CriticaLink | Aristotle: Poetics | Guide to Book XIX

All mental activities portrayed by the speeches of characters in the drama fall into the category of thought. Aristotle lists the logical and rhetorical exercises of proof and refutation, expressions of emotional states, and judgments as types of thought represented in tragedy. Aristotle cautions that speeches must not be used merely for exposition, to explain the plot to the audeince, but that the episodes should appear to unfold naturally, requiring no explanation from the actors. Here again, Aristotle stresses the integration of the different components of the tragic drama.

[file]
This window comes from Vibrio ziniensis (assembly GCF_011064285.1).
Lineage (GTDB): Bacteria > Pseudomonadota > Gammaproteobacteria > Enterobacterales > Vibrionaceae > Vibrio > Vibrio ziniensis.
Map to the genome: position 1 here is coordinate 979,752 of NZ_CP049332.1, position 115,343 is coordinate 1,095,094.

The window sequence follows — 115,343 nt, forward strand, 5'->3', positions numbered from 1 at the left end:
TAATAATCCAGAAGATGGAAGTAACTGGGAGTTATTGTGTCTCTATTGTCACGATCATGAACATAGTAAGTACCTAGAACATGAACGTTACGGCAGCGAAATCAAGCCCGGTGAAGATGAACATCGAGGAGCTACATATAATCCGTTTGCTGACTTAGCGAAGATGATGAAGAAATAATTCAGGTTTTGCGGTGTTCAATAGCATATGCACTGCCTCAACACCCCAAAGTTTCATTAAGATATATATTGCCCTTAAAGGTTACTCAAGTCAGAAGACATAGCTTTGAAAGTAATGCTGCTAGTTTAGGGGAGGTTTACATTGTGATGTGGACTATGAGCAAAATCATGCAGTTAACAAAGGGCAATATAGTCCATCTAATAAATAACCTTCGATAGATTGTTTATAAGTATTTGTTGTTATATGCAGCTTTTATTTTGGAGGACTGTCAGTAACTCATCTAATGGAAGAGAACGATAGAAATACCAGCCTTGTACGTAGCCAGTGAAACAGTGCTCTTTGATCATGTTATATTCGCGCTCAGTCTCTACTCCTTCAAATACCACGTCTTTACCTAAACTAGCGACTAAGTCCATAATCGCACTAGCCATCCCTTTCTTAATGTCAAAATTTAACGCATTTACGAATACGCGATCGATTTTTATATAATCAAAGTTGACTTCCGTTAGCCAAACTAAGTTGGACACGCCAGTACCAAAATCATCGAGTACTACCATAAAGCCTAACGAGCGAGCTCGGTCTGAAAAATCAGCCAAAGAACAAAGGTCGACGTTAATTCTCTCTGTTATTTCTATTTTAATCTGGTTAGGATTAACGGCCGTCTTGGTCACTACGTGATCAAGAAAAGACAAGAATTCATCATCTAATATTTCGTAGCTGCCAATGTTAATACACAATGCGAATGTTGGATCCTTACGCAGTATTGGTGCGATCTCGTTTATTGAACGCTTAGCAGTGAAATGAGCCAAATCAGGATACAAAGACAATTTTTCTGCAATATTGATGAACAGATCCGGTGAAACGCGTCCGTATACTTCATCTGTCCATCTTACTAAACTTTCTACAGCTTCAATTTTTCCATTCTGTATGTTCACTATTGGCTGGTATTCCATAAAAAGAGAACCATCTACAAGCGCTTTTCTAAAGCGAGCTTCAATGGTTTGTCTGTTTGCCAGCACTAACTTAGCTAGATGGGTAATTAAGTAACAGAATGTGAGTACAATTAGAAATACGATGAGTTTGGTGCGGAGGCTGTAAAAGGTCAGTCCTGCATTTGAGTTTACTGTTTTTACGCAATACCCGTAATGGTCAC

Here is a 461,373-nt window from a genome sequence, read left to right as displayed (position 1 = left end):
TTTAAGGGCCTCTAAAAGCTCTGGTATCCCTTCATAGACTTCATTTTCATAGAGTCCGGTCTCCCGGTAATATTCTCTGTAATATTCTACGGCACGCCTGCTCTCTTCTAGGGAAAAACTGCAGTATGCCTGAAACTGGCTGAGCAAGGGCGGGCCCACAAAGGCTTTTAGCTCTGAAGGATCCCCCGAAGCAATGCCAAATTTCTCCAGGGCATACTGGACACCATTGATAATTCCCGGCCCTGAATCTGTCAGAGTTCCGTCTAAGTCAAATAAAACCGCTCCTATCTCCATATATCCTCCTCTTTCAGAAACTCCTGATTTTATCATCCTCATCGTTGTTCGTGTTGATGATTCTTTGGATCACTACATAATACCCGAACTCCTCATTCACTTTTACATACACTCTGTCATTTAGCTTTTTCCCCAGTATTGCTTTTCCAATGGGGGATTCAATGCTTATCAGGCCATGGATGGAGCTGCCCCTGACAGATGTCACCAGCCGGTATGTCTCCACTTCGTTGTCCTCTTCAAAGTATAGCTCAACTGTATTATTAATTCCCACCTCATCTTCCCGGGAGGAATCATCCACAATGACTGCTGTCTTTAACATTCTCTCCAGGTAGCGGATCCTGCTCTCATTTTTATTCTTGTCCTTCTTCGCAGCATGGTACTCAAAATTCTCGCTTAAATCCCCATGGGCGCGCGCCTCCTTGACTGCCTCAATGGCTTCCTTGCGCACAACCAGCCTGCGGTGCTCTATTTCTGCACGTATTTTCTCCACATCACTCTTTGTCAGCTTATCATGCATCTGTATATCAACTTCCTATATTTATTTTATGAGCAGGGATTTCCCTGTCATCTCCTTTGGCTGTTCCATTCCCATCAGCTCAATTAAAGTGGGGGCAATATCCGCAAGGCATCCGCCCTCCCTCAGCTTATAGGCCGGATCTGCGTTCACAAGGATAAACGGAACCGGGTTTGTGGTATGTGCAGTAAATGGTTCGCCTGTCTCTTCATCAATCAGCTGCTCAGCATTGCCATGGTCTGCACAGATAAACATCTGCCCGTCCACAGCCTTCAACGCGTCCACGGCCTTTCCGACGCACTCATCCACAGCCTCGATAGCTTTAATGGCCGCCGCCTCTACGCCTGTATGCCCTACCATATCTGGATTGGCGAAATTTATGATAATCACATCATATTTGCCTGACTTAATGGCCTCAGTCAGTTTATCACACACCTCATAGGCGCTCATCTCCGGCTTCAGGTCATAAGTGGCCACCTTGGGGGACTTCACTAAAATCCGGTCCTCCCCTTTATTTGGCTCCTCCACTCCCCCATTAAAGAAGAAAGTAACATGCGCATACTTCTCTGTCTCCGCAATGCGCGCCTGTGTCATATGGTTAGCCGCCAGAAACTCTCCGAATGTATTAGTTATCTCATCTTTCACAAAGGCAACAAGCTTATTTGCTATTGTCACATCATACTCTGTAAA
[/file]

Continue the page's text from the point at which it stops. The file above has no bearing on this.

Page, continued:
Aristotle's discussion of diction is brief and suggests that this component lies outside of the poet's art. Diction describes the way characters deliver their speeches. Experts in the art of oratory (or, in our own time, the director and dialogue coach) are more responsible for the success of this dimension of tragedy than the poet.